This week I made great progress on The Freelancer’s Guide to Niche Marketing. My original plan was to have it out in Q1, which has clearly been missed. I was caught up in other projects and not feeling the book so I didn’t worry about it. I’m happy to say that I’ve got back into it and am really enjoying the writing process.
Other than that, a tan is coming as I spend a bunch of time in the mountains running. We’re looking forward to about 2 weeks from now when skating takes a 6 week break and we get a bit less time pressure on the family.
If you’ve found my content helpful then new in 2019 I’ve opened up a Patreon page. You can help ensure that more helpful content keeps coming.
Monday I put together a video where you could watch me solve a coding problem while using my iPad as my development tool. While I’ve had some great feedback on that video, I’ve also been told that I’m a bad developer and the iPad is terrible.
It’s funny how those negative comments stick with you so much more than the 10 positive comments. I think that much of development is muddling through challenges and that thinking properly about how you can figure out the solution is what developers do.
That’s it, busy week but I do have a long post about to send over to Liquid Web about the small 1% errors that can kill a business. I think it’s going to be really good so watch and I’ll link to it.
1. When you’re home are you present?
Even when the entrepreneur is home, she’s often not there. Struggling to keep pace with the overwhelming demands of her business she succumbs to the lure of multitasking. Her “together time” with her son consists of sitting in his room while he plays video games and she reviews payroll. – For Better or for Work
Does this describe your time with your kids or your spouse? Is it always one more message, email, note for the business? If so, you’re showing them every day that they’re not as important as the other things you’re focusing on. You’re voting today, for what you want the relationship to be in the future, and it’s a relationship absent of any connection.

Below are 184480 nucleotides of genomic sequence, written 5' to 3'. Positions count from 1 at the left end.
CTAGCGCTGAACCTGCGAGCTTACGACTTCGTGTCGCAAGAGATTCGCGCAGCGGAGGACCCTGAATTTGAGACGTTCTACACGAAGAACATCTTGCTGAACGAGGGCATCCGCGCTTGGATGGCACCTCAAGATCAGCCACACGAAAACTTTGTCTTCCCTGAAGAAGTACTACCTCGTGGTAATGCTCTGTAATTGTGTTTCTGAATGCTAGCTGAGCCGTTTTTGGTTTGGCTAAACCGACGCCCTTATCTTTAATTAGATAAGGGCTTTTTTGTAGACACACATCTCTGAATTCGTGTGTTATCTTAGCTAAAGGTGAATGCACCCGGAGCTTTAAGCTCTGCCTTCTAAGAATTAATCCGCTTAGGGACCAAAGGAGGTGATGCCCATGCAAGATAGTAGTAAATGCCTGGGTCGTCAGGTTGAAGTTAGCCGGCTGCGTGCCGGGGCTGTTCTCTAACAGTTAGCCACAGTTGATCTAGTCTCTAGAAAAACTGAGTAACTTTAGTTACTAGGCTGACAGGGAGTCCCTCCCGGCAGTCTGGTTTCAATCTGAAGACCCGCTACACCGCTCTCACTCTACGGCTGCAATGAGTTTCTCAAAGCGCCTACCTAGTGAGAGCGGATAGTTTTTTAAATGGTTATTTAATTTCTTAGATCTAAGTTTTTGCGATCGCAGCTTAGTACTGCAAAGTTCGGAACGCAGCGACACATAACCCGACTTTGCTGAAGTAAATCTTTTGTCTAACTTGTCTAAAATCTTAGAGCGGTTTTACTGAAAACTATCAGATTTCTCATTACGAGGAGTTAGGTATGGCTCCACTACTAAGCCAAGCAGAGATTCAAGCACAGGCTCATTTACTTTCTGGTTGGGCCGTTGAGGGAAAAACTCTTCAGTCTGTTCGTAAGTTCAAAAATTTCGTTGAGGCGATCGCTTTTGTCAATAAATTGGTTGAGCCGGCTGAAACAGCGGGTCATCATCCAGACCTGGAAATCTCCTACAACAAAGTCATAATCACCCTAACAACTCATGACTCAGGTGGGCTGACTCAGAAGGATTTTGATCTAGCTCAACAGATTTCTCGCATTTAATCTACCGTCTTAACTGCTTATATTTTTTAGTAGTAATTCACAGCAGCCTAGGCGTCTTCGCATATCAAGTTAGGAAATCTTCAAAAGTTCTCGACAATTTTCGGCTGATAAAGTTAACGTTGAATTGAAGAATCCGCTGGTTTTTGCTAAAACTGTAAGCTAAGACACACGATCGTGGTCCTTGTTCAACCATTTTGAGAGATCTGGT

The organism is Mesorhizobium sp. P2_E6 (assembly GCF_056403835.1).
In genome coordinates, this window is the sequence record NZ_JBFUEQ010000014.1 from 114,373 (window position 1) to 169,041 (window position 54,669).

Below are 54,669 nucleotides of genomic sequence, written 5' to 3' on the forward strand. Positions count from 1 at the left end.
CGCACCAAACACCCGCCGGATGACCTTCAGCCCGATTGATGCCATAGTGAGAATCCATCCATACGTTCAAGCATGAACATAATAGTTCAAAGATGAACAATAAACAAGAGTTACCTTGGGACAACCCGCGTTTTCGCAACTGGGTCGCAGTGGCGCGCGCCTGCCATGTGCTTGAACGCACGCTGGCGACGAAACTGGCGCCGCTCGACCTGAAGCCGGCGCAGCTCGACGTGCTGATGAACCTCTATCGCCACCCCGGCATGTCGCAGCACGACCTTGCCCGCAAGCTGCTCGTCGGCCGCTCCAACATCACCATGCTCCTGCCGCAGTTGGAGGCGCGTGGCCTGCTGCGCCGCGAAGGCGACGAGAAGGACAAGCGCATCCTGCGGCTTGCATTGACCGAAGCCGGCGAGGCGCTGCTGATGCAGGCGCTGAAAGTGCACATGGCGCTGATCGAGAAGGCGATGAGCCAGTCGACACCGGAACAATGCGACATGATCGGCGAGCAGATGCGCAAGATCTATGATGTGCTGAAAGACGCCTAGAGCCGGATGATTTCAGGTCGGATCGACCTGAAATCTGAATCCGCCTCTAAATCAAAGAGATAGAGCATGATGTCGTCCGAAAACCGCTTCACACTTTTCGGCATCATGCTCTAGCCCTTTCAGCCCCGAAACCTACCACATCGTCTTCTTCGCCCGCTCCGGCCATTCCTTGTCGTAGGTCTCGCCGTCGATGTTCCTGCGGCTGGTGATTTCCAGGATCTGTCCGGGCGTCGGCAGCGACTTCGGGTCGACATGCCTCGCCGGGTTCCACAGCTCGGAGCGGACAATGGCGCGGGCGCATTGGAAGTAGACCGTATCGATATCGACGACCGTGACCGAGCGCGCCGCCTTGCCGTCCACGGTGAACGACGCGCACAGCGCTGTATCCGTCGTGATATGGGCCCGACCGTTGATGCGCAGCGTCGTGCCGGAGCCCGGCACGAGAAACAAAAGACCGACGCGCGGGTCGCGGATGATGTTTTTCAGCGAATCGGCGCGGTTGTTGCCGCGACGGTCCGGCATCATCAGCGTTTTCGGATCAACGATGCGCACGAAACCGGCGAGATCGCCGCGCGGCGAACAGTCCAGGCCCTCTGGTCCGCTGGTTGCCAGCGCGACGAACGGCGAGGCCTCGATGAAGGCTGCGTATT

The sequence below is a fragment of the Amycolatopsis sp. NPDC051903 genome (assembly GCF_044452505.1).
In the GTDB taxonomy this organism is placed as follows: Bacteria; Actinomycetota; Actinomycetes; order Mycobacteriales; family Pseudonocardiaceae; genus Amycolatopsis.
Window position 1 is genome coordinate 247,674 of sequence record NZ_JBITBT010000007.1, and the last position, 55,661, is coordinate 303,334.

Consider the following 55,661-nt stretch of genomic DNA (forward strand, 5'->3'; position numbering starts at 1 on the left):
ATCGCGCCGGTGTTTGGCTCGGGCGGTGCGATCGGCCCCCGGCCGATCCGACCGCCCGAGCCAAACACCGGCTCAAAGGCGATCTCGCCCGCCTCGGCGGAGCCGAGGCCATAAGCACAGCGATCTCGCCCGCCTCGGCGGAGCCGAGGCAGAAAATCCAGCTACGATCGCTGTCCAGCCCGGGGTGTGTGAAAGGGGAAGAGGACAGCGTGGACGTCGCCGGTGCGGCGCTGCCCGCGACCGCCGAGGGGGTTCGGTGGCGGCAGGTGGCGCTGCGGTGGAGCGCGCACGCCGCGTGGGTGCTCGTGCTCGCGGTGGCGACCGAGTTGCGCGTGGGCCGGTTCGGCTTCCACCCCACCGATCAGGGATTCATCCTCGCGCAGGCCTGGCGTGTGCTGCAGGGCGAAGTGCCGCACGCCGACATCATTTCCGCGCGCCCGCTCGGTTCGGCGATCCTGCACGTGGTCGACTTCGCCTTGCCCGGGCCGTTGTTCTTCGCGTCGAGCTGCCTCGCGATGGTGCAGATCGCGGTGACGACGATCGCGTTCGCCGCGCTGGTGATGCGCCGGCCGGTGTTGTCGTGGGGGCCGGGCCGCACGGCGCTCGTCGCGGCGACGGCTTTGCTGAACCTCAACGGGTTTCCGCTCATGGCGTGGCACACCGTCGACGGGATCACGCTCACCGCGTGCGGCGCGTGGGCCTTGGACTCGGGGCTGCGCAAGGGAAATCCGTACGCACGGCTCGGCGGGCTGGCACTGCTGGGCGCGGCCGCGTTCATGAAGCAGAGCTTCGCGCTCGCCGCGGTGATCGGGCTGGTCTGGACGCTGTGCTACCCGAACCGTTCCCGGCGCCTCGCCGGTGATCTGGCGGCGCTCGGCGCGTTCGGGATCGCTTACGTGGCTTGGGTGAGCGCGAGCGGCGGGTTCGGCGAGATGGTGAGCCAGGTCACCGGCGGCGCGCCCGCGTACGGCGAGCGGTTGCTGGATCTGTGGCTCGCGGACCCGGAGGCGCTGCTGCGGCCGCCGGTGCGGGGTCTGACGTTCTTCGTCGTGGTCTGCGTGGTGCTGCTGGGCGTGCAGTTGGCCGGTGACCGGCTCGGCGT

2. Hard decisions now make the future easier
From Farnam Street:
And in the same way compounding interest increases our bank balance, better decisions produce exponentially better results the more of them we make. Hard decisions today, made well, prepare us to make decisions more easily in the future.
What hard decisions are you making today? Today I said no to much of the work I’d do for me because in this season I need to focus on billable hours and build up the emergency fund that my wife and I want.
Overall, I’m doing less things I’m in love with, and more things that I enjoy but don’t love.
The thing is that a big buffer of cash helps purchase my time later so I can finish that marketing book I started talking about in January
3. Slack is an all day meeting
At least meetings consume a bounded amount of time. Chat, on the other hand, maintains a constant presence throughout your workday. The brightly colored pop-up notifications accompanied by a pleasant little sound effect elicits an almost Pavlovian response, leaving us in a constant state of partial focus and robbing us of uninterrupted stretches of time to concentrate on the work we’re supposed to be doing.
Why I use iOS as my main working operating system and have no notifications on it. I don’t want to be in all day meetings, I want to ship code and words for customers and myself. I want to produce something, so I set myself up to do just that.
Does your work environment set you up to produce something every day? If not, what are yo going to do about that?
The article goes on to give us some of the things that are helping the team at Nuclino produce good work without being distracted all the time.
4. Short look at Digital Minimalism from No Sidebar
“Have you seen the tiger yet?” I had just refilled my cup at Grace Street Coffee on the campus of Georgetown University and was somewhere into my second hour of media mindlessness on my iPhone when a nice looking young man in jeans and a long sleeve button-down planted himself in front of me and jolted me out of my stupor with his bizarre question
That’s the feeling that Hall had when reading Digital Minimalism, having Cal Newport asking him if he’d seen the tiger of social media for what it was. Dangerous.
5. Brain Farts and Errors
I enjoyed this reminder from AYJAY that we all make mistakes. I bet I have at least one spelling mistake a week despite running spell check and Grammarly on most writing that goes through this site.
The worst is his “brain farts” and how so many people will discount your point because of a minor detail that is incorrect. I don’t have time for people like that so don’t send me emails about it.
You shouldn’t waste time on those people either.